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Kalab Groulx’s severe case of psoriasis – with more than 90 per cent of his body covered – has led to psoriatic arthritis.

Galit Rodan/The Globe and Mail

Injections of an antibody called secukinumab may significantly improve skin lesions in patients with psoriasis, an inflammatory skin disease, according to new research published in The New England Journal of Medicine.

The antibody blocks a key protein believed to cause psoriasis, said lead researcher Dr. Richard Langley, a professor of medicine at Dalhousie Medical School in Halifax.

In two separate trials, about 80 per cent of patients who received the new medication had a 75-per-cent reduction in the severity of their disease, based on a standard clinical scale. A quarter had no sign of the disease after 12 weeks of treatment – "not a spot of psoriasis on them," Langley said.

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The trials, funded by the drug company Novartis, involved more than 2,000 patients with moderate to severe psoriasis at 200 research sites worldwide.

Dermatologists with no connection to the study said the findings are good news for psoriasis patients.

The experimental medication "has set a new standard of efficacy," said Dr. Abby S. Van Voorhees, associate professor of dermatology at the University of Pennsylvania and chair of the U.S. National Psoriasis Foundation Medical Board.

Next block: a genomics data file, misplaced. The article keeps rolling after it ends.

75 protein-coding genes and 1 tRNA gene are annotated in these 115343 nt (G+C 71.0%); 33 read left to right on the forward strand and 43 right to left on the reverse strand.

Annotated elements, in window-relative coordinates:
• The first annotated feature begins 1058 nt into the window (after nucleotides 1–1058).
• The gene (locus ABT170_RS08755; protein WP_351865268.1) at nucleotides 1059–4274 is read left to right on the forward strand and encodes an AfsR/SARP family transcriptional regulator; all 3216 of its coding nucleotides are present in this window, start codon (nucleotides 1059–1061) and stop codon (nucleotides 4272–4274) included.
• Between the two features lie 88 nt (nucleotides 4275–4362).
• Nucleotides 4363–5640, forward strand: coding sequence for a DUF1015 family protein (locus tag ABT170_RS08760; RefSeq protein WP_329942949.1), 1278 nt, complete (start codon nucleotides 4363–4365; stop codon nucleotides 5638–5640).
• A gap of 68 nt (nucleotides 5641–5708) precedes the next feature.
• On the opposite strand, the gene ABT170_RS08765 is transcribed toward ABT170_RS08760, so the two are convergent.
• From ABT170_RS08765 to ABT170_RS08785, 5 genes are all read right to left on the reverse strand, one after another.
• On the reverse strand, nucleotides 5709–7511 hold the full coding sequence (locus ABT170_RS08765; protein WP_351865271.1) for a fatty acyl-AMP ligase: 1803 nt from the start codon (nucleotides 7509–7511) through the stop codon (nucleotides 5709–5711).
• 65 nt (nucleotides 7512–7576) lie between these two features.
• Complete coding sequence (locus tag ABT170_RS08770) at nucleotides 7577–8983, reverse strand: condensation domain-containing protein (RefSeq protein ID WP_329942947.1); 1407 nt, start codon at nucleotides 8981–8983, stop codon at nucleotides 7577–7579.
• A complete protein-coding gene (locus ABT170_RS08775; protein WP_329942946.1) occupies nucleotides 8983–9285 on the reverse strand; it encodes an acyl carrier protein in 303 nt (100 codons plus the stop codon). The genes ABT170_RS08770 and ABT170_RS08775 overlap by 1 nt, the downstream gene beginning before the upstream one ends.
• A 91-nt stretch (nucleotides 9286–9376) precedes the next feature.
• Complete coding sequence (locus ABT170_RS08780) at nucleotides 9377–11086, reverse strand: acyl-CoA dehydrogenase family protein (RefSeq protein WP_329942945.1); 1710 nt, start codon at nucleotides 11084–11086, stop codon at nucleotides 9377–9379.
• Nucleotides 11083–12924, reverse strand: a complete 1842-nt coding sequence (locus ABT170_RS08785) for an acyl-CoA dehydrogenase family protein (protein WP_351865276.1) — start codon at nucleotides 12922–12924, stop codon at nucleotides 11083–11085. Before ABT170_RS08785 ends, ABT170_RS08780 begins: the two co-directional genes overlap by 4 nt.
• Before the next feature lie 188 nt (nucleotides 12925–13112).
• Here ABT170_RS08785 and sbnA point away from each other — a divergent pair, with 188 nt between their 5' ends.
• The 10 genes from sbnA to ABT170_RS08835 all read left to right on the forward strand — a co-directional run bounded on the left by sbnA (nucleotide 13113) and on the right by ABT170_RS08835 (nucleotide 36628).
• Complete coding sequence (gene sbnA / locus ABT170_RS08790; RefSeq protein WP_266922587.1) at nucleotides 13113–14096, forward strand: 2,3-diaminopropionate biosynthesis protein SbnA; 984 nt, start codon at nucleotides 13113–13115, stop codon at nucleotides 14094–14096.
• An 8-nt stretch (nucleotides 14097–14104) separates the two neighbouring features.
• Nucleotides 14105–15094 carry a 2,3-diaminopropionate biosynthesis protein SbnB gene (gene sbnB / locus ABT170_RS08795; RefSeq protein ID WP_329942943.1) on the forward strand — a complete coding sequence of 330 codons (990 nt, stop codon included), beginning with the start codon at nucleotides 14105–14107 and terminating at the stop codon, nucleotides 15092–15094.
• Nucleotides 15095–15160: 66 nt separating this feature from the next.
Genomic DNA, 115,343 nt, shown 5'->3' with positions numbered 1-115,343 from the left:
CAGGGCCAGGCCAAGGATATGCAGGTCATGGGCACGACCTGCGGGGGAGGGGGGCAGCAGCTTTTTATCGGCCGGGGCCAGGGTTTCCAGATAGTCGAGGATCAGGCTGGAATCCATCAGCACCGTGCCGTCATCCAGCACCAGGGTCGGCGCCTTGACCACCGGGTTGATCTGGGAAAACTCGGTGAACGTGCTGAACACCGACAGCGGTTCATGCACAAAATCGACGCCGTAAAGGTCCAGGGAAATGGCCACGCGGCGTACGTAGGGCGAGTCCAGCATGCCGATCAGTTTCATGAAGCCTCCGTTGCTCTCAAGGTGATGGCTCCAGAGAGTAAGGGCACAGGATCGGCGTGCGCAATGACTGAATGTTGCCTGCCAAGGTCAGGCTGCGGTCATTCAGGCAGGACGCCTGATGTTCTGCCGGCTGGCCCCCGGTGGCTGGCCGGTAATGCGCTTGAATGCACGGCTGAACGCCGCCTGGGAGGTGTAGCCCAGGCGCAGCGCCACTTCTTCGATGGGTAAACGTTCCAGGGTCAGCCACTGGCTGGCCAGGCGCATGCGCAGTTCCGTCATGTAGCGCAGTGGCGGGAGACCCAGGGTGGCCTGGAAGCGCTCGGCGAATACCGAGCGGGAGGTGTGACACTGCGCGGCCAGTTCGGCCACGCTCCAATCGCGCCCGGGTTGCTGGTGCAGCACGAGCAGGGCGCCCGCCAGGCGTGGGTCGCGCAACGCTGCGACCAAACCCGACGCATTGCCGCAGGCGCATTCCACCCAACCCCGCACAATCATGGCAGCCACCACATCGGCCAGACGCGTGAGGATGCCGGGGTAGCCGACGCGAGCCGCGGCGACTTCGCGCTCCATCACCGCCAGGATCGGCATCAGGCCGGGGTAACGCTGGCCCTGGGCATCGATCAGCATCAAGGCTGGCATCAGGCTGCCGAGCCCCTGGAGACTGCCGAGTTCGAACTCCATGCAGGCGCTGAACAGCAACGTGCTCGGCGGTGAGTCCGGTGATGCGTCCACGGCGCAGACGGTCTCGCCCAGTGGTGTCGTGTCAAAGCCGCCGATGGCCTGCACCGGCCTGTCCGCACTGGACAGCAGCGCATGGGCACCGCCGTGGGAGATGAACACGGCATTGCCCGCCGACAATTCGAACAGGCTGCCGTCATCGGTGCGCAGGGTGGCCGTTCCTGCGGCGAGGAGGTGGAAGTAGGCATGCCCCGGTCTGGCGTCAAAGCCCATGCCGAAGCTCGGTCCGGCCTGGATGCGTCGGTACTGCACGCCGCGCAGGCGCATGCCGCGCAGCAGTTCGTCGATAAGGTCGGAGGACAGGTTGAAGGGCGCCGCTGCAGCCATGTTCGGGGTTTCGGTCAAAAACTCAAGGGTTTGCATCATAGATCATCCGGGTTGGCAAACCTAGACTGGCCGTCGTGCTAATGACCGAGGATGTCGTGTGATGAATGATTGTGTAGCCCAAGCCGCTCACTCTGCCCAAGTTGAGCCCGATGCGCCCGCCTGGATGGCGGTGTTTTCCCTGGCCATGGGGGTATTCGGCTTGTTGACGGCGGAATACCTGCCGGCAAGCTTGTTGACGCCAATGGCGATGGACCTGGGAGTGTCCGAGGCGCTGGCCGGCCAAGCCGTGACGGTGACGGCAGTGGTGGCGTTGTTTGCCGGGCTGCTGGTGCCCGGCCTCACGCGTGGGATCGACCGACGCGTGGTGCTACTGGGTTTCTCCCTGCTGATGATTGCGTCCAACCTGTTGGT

Although the study is ongoing, Langley said it is likely that patients will need monthly injections of the antibody over the long term to control their symptoms. "We're not curing the disease," he said. "We're simply halting its progression in some cases."

Psoriasis is an autoimmune disease that causes red, scaly patches to appear on the skin. Historically, psoriasis was confused with leprosy, a curable bacterial infection. Psoriasis is not contagious, but people with the disease – an estimated one million Canadians – may feel debilitated by the itchy and painful skin lesions, and the stigma attached.

Although their faces may look normal, people with psoriasis may avoid playing sports that require showing parts of their bodies, or entering relationships because "they don't want to take their clothes off," Langley said.

Patients with psoriasis have high rates of depression, and an increased risk for heart attacks, inflammatory bowel disease, Type-2 diabetes, hypertension and stroke.

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The disease "has a profound negative impact on people's quality of life," Langley said.

Kalab Groulx, 28, knows what it's like to live with severe psoriasis. The first patches appeared on his head and ears when he was 16. Today, more than 90 per cent of his body is covered in tender, itchy scales.

Groulx said he tries not to let the disease interfere with his life, but sometimes when he sees his inflamed skin in the mirror, "I do start to cry."